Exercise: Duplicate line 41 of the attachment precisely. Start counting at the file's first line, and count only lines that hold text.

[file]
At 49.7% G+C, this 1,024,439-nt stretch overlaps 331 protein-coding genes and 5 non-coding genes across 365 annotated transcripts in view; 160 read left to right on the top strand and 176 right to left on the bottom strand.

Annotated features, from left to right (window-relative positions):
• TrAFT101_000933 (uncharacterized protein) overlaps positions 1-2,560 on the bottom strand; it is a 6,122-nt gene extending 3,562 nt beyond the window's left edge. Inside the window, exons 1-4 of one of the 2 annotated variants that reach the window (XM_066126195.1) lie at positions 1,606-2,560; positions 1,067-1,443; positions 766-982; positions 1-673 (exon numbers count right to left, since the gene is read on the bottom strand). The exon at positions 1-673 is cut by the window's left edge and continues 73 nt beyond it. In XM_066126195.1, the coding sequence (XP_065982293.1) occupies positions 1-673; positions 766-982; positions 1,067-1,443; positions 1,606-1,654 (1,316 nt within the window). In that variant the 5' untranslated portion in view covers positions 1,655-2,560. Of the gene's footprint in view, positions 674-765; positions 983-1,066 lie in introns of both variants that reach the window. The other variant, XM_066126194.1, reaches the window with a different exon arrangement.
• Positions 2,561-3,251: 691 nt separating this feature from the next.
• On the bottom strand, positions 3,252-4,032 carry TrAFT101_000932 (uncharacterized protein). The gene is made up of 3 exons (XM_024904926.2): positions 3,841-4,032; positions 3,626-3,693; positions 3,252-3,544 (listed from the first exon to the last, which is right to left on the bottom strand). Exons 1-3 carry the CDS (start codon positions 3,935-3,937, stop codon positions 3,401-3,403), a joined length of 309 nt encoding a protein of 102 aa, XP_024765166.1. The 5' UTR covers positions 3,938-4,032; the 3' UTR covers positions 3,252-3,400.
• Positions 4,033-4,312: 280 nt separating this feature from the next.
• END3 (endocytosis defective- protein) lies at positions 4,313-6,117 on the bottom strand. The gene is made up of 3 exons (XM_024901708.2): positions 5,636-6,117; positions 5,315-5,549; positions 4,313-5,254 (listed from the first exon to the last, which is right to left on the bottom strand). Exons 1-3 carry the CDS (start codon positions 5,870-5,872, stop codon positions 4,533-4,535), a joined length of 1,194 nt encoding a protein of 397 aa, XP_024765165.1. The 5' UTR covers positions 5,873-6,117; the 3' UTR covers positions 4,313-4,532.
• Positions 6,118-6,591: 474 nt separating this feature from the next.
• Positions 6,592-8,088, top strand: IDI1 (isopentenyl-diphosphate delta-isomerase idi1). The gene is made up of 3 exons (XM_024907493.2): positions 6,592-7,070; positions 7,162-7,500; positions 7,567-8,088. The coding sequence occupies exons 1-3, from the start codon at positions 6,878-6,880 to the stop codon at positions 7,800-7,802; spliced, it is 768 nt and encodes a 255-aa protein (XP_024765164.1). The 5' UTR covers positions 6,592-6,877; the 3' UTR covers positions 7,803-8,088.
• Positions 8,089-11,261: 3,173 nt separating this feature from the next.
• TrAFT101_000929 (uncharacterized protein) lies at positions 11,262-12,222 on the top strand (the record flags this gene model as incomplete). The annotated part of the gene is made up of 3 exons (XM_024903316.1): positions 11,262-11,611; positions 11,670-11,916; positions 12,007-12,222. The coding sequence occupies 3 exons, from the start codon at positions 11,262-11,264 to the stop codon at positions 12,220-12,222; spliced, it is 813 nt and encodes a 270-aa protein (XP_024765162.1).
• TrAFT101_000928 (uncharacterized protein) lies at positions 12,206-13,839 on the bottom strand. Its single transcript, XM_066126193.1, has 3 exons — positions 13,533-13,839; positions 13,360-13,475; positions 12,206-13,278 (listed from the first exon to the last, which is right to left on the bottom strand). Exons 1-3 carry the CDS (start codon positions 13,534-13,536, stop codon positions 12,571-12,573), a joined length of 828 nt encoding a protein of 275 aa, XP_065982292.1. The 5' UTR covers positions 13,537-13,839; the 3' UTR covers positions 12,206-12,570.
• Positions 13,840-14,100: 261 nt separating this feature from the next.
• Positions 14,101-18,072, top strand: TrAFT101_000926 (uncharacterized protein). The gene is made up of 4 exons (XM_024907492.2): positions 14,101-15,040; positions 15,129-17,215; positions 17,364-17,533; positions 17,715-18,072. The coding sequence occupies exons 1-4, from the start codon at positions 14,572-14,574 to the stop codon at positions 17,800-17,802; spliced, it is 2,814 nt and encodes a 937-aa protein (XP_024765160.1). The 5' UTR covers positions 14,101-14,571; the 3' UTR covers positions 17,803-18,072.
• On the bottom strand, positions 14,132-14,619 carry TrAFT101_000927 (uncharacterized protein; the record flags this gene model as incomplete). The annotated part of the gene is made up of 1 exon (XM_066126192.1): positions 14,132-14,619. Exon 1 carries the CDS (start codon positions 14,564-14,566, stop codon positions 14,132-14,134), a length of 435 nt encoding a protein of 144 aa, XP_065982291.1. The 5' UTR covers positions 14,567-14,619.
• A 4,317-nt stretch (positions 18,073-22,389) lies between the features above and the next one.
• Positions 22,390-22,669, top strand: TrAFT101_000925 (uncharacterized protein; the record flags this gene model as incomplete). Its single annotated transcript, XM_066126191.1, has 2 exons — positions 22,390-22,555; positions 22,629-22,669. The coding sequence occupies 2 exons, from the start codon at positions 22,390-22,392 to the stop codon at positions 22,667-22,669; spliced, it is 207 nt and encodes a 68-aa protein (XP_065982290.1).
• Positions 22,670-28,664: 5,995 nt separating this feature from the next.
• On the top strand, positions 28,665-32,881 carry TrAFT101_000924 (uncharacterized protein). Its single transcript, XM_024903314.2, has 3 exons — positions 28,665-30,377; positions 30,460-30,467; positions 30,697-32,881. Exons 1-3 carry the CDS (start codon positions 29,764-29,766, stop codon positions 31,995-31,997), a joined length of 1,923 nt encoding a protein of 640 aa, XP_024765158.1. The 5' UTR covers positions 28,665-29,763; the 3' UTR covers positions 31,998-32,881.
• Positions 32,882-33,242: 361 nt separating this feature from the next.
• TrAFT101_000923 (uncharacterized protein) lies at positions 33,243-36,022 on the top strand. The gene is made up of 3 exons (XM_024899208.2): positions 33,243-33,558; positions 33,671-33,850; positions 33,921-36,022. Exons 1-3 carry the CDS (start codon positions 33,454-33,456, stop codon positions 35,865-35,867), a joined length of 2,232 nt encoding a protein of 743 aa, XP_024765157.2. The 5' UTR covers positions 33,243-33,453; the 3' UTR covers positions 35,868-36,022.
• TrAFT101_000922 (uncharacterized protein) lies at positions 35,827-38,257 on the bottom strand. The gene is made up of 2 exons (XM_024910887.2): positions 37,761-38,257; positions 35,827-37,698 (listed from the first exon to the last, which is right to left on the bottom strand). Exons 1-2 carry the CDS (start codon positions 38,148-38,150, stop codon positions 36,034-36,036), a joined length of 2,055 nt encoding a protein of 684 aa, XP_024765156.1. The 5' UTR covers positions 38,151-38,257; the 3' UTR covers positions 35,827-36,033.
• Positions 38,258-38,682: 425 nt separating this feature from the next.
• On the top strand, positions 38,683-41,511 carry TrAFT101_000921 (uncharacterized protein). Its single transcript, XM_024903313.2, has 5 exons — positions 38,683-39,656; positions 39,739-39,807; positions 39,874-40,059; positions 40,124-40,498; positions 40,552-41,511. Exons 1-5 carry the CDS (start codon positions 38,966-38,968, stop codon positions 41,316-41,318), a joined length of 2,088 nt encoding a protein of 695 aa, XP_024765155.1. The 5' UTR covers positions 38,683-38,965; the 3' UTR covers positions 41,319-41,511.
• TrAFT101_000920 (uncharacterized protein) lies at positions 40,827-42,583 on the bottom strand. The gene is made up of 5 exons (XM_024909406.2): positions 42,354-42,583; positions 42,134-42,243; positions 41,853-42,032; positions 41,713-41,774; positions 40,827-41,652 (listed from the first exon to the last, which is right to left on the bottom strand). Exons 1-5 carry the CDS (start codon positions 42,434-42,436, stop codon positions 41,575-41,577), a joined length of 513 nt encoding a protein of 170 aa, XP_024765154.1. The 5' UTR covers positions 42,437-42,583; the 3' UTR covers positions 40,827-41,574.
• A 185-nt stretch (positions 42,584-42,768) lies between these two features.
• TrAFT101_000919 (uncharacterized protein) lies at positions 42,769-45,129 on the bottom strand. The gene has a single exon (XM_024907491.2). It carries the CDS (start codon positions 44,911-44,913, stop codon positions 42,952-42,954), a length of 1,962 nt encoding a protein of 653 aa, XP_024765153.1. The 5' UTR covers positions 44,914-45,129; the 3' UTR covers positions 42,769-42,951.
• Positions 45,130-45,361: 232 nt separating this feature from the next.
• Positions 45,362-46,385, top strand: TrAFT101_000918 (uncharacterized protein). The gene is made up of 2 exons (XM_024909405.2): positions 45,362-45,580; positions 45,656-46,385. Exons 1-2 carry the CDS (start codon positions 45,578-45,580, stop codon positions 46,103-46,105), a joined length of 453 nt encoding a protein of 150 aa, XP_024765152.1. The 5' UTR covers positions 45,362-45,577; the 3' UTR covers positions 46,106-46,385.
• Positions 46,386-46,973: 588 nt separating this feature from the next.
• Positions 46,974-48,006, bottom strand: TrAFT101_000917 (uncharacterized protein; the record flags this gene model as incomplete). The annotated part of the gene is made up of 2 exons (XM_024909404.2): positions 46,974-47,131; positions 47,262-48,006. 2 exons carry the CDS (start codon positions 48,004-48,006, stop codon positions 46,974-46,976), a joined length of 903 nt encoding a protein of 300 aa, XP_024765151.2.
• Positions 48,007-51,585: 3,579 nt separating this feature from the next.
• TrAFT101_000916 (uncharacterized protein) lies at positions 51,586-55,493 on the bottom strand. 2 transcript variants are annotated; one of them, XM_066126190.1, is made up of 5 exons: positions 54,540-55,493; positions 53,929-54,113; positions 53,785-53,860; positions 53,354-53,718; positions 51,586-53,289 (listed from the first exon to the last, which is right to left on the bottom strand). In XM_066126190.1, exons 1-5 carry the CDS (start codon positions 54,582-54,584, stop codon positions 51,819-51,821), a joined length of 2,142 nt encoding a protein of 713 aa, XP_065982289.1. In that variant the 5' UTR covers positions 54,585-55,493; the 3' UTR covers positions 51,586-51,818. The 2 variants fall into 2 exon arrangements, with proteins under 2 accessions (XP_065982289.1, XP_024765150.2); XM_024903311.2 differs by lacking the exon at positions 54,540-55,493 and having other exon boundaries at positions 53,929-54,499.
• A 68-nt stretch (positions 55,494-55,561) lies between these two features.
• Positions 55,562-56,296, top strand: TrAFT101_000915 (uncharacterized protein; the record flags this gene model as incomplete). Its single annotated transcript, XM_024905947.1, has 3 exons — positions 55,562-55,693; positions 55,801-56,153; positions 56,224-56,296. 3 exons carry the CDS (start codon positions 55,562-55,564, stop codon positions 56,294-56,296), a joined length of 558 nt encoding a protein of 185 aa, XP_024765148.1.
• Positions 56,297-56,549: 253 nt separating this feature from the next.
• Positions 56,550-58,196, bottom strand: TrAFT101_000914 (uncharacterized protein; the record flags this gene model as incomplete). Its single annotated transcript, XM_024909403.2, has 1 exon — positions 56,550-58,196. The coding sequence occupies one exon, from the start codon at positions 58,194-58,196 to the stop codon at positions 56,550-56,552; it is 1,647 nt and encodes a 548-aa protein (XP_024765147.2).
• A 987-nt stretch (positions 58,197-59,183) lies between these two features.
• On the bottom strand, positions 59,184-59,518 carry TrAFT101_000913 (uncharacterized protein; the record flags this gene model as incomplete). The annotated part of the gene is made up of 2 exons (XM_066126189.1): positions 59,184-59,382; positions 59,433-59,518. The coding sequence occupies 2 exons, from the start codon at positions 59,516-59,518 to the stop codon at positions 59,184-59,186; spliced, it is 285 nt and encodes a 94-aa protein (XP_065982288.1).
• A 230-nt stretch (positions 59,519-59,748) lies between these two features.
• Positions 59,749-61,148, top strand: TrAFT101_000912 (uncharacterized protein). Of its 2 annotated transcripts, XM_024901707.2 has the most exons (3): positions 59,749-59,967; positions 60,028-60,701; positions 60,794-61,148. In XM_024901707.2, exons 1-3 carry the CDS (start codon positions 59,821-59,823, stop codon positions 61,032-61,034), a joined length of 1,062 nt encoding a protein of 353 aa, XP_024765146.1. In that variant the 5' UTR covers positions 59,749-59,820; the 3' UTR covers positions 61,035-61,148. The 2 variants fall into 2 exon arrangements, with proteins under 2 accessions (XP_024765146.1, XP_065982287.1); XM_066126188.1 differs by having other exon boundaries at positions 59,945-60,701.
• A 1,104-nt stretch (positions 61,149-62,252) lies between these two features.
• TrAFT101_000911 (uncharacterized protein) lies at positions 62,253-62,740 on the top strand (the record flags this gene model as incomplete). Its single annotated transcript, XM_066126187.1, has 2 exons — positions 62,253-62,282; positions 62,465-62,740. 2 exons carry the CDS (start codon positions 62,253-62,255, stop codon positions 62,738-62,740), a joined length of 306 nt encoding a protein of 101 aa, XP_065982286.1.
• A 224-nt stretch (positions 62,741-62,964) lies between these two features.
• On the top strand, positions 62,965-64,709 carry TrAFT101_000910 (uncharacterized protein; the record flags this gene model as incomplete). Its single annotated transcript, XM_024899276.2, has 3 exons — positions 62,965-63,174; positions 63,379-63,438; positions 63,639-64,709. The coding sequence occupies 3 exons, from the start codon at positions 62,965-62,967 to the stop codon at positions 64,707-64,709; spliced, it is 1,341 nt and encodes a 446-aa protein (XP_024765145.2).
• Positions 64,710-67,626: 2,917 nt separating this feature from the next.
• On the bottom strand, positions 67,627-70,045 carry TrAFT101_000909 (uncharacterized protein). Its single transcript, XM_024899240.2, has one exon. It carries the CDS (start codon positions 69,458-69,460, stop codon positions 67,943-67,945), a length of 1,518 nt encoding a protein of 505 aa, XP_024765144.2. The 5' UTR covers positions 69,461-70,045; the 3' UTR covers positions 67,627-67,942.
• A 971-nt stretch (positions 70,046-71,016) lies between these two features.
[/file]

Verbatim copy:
• Positions 59,749-61,148, top strand: TrAFT101_000912 (uncharacterized protein). Of its 2 annotated transcripts, XM_024901707.2 has the most exons (3): positions 59,749-59,967; positions 60,028-60,701; positions 60,794-61,148. In XM_024901707.2, exons 1-3 carry the CDS (start codon positions 59,821-59,823, stop codon positions 61,032-61,034), a joined length of 1,062 nt encoding a protein of 353 aa, XP_024765146.1. In that variant the 5' UTR covers positions 59,749-59,820; the 3' UTR covers positions 61,035-61,148. The 2 variants fall into 2 exon arrangements, with proteins under 2 accessions (XP_024765146.1, XP_065982287.1); XM_066126188.1 differs by having other exon boundaries at positions 59,945-60,701.